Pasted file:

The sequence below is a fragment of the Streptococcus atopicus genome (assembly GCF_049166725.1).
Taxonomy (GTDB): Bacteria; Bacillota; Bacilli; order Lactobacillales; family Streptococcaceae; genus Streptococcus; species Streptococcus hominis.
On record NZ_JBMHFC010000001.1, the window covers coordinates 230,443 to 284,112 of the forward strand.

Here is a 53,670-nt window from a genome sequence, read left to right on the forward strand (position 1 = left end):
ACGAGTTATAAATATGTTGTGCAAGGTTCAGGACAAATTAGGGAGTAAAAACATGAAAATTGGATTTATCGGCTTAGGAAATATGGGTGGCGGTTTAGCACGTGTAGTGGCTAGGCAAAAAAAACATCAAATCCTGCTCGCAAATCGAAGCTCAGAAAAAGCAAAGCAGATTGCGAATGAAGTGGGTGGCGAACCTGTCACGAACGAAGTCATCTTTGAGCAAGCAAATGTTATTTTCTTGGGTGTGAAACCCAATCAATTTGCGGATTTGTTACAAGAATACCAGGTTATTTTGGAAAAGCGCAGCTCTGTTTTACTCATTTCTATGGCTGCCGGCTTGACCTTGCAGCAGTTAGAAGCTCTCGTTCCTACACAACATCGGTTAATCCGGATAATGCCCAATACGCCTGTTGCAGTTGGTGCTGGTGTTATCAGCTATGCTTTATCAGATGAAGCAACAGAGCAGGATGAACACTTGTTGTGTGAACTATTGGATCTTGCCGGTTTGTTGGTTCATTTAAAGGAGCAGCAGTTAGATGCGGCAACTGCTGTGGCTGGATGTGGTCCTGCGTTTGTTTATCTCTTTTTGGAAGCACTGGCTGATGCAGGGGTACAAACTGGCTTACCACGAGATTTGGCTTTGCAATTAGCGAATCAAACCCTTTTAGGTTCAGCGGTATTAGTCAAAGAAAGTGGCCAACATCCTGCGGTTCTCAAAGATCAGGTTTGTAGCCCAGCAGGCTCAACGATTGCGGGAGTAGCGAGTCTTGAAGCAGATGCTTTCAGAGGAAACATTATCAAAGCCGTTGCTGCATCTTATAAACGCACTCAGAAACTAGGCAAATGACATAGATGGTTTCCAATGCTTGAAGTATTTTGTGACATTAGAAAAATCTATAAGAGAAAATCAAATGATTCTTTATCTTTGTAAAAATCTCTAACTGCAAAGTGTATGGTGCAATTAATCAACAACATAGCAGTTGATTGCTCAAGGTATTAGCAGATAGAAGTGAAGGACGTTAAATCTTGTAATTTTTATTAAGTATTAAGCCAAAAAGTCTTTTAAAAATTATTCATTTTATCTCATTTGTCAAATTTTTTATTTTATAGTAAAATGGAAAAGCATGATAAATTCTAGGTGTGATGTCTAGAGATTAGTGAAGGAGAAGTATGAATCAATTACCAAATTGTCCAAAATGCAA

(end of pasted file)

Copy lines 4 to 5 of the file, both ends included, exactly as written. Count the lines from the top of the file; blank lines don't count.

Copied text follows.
Here is a 53,670-nt window from a genome sequence, read left to right on the forward strand (position 1 = left end):
ACGAGTTATAAATATGTTGTGCAAGGTTCAGGACAAATTAGGGAGTAAAAACATGAAAATTGGATTTATCGGCTTAGGAAATATGGGTGGCGGTTTAGCACGTGTAGTGGCTAGGCAAAAAAAACATCAAATCCTGCTCGCAAATCGAAGCTCAGAAAAAGCAAAGCAGATTGCGAATGAAGTGGGTGGCGAACCTGTCACGAACGAAGTCATCTTTGAGCAAGCAAATGTTATTTTCTTGGGTGTGAAACCCAATCAATTTGCGGATTTGTTACAAGAATACCAGGTTATTTTGGAAAAGCGCAGCTCTGTTTTACTCATTTCTATGGCTGCCGGCTTGACCTTGCAGCAGTTAGAAGCTCTCGTTCCTACACAACATCGGTTAATCCGGATAATGCCCAATACGCCTGTTGCAGTTGGTGCTGGTGTTATCAGCTATGCTTTATCAGATGAAGCAACAGAGCAGGATGAACACTTGTTGTGTGAACTATTGGATCTTGCCGGTTTGTTGGTTCATTTAAAGGAGCAGCAGTTAGATGCGGCAACTGCTGTGGCTGGATGTGGTCCTGCGTTTGTTTATCTCTTTTTGGAAGCACTGGCTGATGCAGGGGTACAAACTGGCTTACCACGAGATTTGGCTTTGCAATTAGCGAATCAAACCCTTTTAGGTTCAGCGGTATTAGTCAAAGAAAGTGGCCAACATCCTGCGGTTCTCAAAGATCAGGTTTGTAGCCCAGCAGGCTCAACGATTGCGGGAGTAGCGAGTCTTGAAGCAGATGCTTTCAGAGGAAACATTATCAAAGCCGTTGCTGCATCTTATAAACGCACTCAGAAACTAGGCAAATGACATAGATGGTTTCCAATGCTTGAAGTATTTTGTGACATTAGAAAAATCTATAAGAGAAAATCAAATGATTCTTTATCTTTGTAAAAATCTCTAACTGCAAAGTGTATGGTGCAATTAATCAACAACATAGCAGTTGATTGCTCAAGGTATTAGCAGATAGAAGTGAAGGACGTTAAATCTTGTAATTTTTATTAAGTATTAAGCCAAAAAGTCTTTTAAAAATTATTCATTTTATCTCATTTGTCAAATTTTTTATTTTATAGTAAAATGGAAAAGCATGATAAATTCTAGGTGTGATGTCTAGAGATTAGTGAAGGAGAAGTATGAATCAATTACCAAATTGTCCAAAATGCAA